New headset can listen to internal vocalisation and speak to the wearer while appearing silent to the outside world
by Samuel Gibbs
MIT’s AlterEgo headset can ‘hear’ internalised voices and speak to the user through a bone-conduction system. Photograph: Lorrie Lejeune/MIT
Researchers have created a wearable device that can read people’s minds when they use an internal voice, allowing them to control devices and ask queries without speaking.
The device, called AlterEgo, can transcribe words that wearers verbalise internally but do not say out loud, using electrodes attached to the skin.
“Our idea was: could we have a computing platform that’s more internal, that melds human and machine in some ways and that feels like an internal extension of our own cognition?” said Arnav Kapur, who led the development of the system at MIT’s Media Lab.
Kapur describes the headset as an “intelligence-augmentation” or IA device, and was presented at the Association for Computing Machinery’s Intelligent User Interface conference in Tokyo. It is worn around the jaw and chin, clipped over the top of the ear to hold it in place. Four electrodes under the white plastic device make contact with the skin and pick up the subtle neuromuscular signals that are triggered when a person verbalises internally. When someone says words inside their head, artificial intelligence within the device can match particular signals to particular words, feeding them into a computer.
The computer can then respond through the device using a bone conduction speaker that plays sound into the ear without the need for an earphone to be inserted, leaving the wearer free to hear the rest of the world at the same time. The idea is to create a outwardly silent computer interface that only the wearer of the AlterEgo device can speak to and hear.
“We basically can’t live without our cellphones, our digital devices. But at the moment, the use of those devices is very disruptive,” said Pattie Maes, a professor of media arts and sciences at MIT. “If I want to look something up that’s relevant to a conversation I’m having, I have to find my phone and type in the passcode and open an app and type in some search keyword, and the whole thing requires that I completely shift attention from my environment and the people that I’m with to the phone itself.”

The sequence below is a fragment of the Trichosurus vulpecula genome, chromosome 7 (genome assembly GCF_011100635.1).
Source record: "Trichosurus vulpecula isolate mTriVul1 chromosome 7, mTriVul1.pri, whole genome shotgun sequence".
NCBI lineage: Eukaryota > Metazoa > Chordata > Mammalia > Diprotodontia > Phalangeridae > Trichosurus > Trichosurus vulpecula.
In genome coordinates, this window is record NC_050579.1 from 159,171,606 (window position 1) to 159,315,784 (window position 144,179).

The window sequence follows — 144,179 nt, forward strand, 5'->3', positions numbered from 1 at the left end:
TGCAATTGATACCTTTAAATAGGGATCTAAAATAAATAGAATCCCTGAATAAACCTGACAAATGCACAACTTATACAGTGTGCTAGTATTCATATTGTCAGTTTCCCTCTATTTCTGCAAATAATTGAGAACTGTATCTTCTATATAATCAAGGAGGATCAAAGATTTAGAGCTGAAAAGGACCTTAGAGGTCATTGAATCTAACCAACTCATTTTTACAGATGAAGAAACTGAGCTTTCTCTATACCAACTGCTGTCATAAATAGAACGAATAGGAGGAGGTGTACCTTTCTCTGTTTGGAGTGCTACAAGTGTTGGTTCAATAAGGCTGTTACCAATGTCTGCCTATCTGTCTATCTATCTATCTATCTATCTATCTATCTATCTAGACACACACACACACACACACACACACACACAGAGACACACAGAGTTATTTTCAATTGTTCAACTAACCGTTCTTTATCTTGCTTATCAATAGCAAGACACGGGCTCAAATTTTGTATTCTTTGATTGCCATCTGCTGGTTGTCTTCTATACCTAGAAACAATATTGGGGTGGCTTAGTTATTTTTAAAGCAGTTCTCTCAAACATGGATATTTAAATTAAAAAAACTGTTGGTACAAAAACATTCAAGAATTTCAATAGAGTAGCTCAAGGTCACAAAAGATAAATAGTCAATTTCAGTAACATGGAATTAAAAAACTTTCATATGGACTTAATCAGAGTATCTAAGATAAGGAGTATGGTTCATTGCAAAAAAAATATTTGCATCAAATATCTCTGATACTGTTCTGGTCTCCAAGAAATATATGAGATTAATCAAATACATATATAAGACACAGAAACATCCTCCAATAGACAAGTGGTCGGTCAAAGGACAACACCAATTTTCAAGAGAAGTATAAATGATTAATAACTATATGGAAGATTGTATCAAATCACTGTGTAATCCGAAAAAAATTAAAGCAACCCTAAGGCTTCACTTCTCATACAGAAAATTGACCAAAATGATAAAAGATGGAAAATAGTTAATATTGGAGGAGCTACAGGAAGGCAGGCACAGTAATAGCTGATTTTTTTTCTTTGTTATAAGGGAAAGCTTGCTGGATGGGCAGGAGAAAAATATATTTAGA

Maes and her students, including Kapur, have been experimenting with new form factors and interfaces to provide the knowledge and services of smartphones without the intrusive disruption they currently cause to daily life.
The AlterEgo device managed an average of 92% transcription accuracy in a 10-person trial with about 15 minutes of customising to each person. That’s several percentage points below the 95%-plus accuracy rate that Google’s voice transcription service is capable of using a traditional microphone, but Kapur says the system will improve in accuracy over time. The human threshold for voice word accuracy is thought to be around 95%.
Kapur and team are currently working on collecting data to improve recognition and widen the number of words AlterEgo can detect. It can already be used to control a basic user interface such as the Roku streaming system, moving and selecting content, and can recognise numbers, play chess and perform other basic tasks.
The eventual goal is to make interfacing with AI assistants such as Google’s Assistant, Amazon’s Alexa or Apple’s Siri less embarrassing and more intimate, allowing people to communicate with them in a manner that appears to be silent to the outside world – a system that sounds like science fiction but appears entirely possible.
The only downside is that users will have to wear a device strapped to their face, a barrier smart glasses such as Google Glass failed to overcome. But experts think the technology has much potential, not only in the consumer space for activities such as dictation but also in industry.
“Wouldn’t it be great to communicate with voice in an environment where you normally wouldn’t be able to?” said Thad Starner, a computing professor at Georgia Tech. “You can imagine all these situations where you have a high-noise environment, like the flight deck of an aircraft carrier, or even places with a lot of machinery, like a power plant or a printing press.”
Starner also sees application in the military and for those with conditions that inhibit normal speech.